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Accounting, Compliance, Education

Limited licensing at odds with FASEA requirements

The new education requirements for accountants who wish to continue providing financial advice coupled with the limited licensing requirements have made compliance activity excessively onerous for these practitioners, according to an online technical service provider.

KnowIt Digital chief executive Wayne Wilson told selfmanagedsuper at a media luncheon in Sydney today that the Financial Adviser Standards and Ethics Authority’s (FASEA) new education requirements for accountants and financial planners are a by-product of legislation passed by the government, while at the same time the Australian Securities and Investments Commission (ASIC) regulates accountants around the limited licensing regime based on past legislation and amendments to legislation.

“There is a little bit of the left hand not acknowledging what the right hand is doing,” Wilson said.

He also noted FASEA has not amended its requirements to acknowledge SMSF specialists despite having himself lodged submissions with the standards body on behalf of the Financial Services Industry Reference Committee, of which he is a member.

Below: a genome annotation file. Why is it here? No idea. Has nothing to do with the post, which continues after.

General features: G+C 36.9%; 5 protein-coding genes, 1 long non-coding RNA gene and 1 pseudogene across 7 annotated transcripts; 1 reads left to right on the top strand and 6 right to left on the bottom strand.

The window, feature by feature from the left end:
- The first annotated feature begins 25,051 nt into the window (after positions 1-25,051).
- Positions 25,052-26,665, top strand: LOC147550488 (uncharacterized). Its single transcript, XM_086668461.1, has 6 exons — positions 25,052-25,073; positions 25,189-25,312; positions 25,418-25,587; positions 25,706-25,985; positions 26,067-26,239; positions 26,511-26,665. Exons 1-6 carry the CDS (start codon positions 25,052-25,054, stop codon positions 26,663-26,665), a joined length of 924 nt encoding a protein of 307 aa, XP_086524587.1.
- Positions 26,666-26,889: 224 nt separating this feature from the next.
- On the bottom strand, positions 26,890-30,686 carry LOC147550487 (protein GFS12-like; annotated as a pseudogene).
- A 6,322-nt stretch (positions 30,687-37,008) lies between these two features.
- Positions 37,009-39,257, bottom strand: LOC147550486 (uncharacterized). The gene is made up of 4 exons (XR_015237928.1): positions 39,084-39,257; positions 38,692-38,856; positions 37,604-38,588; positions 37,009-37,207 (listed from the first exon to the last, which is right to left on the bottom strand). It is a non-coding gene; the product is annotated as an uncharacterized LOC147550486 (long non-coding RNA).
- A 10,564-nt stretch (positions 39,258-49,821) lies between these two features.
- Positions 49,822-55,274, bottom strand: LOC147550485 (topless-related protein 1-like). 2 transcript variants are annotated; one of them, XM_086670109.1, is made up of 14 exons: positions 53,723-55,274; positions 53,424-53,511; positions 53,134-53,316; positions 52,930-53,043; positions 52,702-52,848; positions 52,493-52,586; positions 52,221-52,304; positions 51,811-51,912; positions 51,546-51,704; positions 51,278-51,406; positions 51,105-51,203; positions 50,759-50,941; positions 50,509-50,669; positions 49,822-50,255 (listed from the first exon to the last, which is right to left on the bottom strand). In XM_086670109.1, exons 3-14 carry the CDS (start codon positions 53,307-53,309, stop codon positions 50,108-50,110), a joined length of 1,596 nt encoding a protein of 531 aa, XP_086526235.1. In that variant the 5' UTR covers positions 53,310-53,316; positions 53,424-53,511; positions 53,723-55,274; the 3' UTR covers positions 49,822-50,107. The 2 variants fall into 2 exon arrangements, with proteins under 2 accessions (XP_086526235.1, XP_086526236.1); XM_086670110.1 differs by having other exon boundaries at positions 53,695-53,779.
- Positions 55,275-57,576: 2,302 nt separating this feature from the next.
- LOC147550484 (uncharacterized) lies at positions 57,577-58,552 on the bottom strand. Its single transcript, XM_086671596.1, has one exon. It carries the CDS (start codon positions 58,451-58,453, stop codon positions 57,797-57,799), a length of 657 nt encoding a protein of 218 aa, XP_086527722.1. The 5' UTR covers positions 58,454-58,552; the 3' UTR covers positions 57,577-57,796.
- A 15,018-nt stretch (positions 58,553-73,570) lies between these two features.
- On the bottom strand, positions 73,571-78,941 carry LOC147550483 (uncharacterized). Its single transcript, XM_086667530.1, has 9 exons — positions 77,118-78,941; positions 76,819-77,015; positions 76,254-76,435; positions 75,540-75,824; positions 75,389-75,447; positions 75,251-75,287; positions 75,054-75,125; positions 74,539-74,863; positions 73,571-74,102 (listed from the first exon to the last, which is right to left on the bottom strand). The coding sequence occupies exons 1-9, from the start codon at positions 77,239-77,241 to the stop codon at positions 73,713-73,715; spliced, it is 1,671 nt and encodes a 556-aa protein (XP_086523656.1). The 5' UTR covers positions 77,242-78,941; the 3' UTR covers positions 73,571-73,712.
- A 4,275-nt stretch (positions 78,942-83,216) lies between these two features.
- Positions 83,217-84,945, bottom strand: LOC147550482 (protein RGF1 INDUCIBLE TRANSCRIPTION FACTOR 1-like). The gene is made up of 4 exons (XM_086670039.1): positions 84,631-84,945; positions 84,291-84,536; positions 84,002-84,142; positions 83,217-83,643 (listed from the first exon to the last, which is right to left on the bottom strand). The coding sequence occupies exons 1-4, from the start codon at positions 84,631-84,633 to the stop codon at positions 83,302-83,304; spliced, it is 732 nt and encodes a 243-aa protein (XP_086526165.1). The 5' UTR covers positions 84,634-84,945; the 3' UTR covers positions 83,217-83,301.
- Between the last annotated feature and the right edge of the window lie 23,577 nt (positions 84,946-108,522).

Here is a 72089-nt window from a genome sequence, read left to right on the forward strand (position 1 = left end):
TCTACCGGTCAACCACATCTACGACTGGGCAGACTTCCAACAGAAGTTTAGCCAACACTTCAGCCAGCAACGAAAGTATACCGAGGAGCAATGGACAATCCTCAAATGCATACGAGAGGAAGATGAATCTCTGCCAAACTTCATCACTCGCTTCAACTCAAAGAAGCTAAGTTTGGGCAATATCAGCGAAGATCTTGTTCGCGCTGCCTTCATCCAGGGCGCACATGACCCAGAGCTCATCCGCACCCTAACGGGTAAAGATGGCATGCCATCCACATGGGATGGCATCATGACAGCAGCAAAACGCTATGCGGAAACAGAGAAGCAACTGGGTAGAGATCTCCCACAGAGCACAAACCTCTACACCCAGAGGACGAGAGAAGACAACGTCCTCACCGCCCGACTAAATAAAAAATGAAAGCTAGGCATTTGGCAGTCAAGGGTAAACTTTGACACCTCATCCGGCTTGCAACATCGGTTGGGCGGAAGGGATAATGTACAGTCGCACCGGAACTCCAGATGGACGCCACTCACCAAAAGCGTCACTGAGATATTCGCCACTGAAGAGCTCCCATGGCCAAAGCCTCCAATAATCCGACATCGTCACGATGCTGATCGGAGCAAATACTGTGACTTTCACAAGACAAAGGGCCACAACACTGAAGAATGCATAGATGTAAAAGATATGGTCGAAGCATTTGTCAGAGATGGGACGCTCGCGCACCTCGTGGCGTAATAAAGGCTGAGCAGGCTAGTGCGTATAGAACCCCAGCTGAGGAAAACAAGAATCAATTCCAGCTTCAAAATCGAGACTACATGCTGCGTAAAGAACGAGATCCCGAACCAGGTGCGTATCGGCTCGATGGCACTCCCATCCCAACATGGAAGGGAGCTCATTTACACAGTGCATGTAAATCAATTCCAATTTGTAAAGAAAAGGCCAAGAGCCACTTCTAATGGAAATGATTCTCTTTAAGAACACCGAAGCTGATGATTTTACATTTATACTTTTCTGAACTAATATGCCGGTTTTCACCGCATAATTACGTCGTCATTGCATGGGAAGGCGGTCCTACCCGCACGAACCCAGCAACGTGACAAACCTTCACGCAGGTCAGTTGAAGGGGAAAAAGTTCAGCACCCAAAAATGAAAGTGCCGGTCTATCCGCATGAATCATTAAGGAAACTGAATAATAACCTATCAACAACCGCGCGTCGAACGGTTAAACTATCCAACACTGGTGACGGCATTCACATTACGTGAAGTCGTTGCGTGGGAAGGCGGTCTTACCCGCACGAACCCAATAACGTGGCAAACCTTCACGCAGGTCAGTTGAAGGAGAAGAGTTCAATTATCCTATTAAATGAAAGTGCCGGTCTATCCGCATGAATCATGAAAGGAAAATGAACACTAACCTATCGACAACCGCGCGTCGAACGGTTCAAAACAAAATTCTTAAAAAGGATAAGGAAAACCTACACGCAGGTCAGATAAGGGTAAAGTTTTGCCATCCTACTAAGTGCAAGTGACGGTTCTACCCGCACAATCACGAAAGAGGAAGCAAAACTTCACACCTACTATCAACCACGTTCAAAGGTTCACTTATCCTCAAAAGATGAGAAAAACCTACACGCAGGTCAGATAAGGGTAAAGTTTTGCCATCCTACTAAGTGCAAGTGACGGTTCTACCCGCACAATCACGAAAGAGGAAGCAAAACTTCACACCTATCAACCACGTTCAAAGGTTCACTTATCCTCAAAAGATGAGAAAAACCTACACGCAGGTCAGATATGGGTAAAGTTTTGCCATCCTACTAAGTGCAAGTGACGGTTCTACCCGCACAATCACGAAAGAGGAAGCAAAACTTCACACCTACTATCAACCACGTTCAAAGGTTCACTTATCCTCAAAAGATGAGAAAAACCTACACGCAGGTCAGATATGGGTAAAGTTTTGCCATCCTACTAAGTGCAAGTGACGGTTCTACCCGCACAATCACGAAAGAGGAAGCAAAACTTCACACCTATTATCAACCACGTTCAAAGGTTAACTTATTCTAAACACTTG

“We were encouraging them to consider how they develop their policy as it related to people who just worked in very specific specialised areas,” he said.

“In particular, we had in mind people who are in that self-managed superannuation funds space that had limited licences which had been set up specifically by ASIC.”

He argued FASEA should establish education and training requirements relating specifically to accountants who operate within the limited licensing framework with an SMSF specialisation.

“It shouldn’t relate to the other things the financial planner has been asked to study,” he said.

“They’ve been more open-minded about relevant degrees, non-relevant degrees and the professional year. But in terms of actually doing anything from a specialisations’ perspective they’ve done nothing.

“They’ve just said if you’re a financial planner, you’re a financial planner. And yet limited licensing says that’s not the case at all.”

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